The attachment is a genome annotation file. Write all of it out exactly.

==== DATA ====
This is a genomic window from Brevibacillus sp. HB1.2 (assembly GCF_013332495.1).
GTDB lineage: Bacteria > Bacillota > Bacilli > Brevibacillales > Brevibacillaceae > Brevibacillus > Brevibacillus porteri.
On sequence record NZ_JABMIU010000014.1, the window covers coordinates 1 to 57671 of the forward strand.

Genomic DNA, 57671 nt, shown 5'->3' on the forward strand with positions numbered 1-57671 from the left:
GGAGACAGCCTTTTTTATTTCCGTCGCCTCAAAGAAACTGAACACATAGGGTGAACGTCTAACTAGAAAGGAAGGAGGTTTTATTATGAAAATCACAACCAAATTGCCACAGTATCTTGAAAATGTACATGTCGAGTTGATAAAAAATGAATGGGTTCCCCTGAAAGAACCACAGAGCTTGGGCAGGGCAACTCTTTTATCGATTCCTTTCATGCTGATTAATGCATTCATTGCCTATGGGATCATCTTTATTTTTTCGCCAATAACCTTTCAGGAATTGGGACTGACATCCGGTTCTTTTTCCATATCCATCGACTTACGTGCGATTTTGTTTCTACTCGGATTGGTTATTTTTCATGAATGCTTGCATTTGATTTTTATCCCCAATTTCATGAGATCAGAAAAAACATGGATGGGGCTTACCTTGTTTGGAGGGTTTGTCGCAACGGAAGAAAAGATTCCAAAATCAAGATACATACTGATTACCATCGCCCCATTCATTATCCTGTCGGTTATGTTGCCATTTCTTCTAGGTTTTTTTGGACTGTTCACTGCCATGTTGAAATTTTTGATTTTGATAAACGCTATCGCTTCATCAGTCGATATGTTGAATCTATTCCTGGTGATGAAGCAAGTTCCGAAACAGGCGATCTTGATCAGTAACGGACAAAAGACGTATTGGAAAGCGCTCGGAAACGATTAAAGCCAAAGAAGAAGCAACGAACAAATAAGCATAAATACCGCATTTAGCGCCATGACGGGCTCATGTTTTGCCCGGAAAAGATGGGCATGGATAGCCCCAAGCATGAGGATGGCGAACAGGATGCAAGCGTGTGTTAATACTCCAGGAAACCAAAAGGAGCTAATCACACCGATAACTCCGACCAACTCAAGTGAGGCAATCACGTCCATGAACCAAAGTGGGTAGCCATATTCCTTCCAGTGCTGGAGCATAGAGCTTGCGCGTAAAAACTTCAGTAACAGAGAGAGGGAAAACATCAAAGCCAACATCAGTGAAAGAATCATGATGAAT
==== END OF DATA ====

This is a genomic window from Brevibacillus sp. HB1.2 (assembly GCF_013332495.1).
GTDB lineage: Bacteria > Bacillota > Bacilli > Brevibacillales > Brevibacillaceae > Brevibacillus > Brevibacillus porteri.
On sequence record NZ_JABMIU010000014.1, the window covers coordinates 1 to 57671 of the forward strand.

Genomic DNA, 57671 nt, shown 5'->3' on the forward strand with positions numbered 1-57671 from the left:
GGAGACAGCCTTTTTTATTTCCGTCGCCTCAAAGAAACTGAACACATAGGGTGAACGTCTAACTAGAAAGGAAGGAGGTTTTATTATGAAAATCACAACCAAATTGCCACAGTATCTTGAAAATGTACATGTCGAGTTGATAAAAAATGAATGGGTTCCCCTGAAAGAACCACAGAGCTTGGGCAGGGCAACTCTTTTATCGATTCCTTTCATGCTGATTAATGCATTCATTGCCTATGGGATCATCTTTATTTTTTCGCCAATAACCTTTCAGGAATTGGGACTGACATCCGGTTCTTTTTCCATATCCATCGACTTACGTGCGATTTTGTTTCTACTCGGATTGGTTATTTTTCATGAATGCTTGCATTTGATTTTTATCCCCAATTTCATGAGATCAGAAAAAACATGGATGGGGCTTACCTTGTTTGGAGGGTTTGTCGCAACGGAAGAAAAGATTCCAAAATCAAGATACATACTGATTACCATCGCCCCATTCATTATCCTGTCGGTTATGTTGCCATTTCTTCTAGGTTTTTTTGGACTGTTCACTGCCATGTTGAAATTTTTGATTTTGATAAACGCTATCGCTTCATCAGTCGATATGTTGAATCTATTCCTGGTGATGAAGCAAGTTCCGAAACAGGCGATCTTGATCAGTAACGGACAAAAGACGTATTGGAAAGCGCTCGGAAACGATTAAAGCCAAAGAAGAAGCAACGAACAAATAAGCATAAATACCGCATTTAGCGCCATGACGGGCTCATGTTTTGCCCGGAAAAGATGGGCATGGATAGCCCCAAGCATGAGGATGGCGAACAGGATGCAAGCGTGTGTTAATACTCCAGGAAACCAAAAGGAGCTAATCACACCGATAACTCCGACCAACTCAAGTGAGGCAATCACGTCCATGAACCAAAGTGGGTAGCCATATTCCTTCCAGTGCTGGAGCATAGAGCTTGCGCGTAAAAACTTCAGTAACAGAGAGAGGGAAAACATCAAAGCCAACATCAGTGAAAGAATCATGATGAAT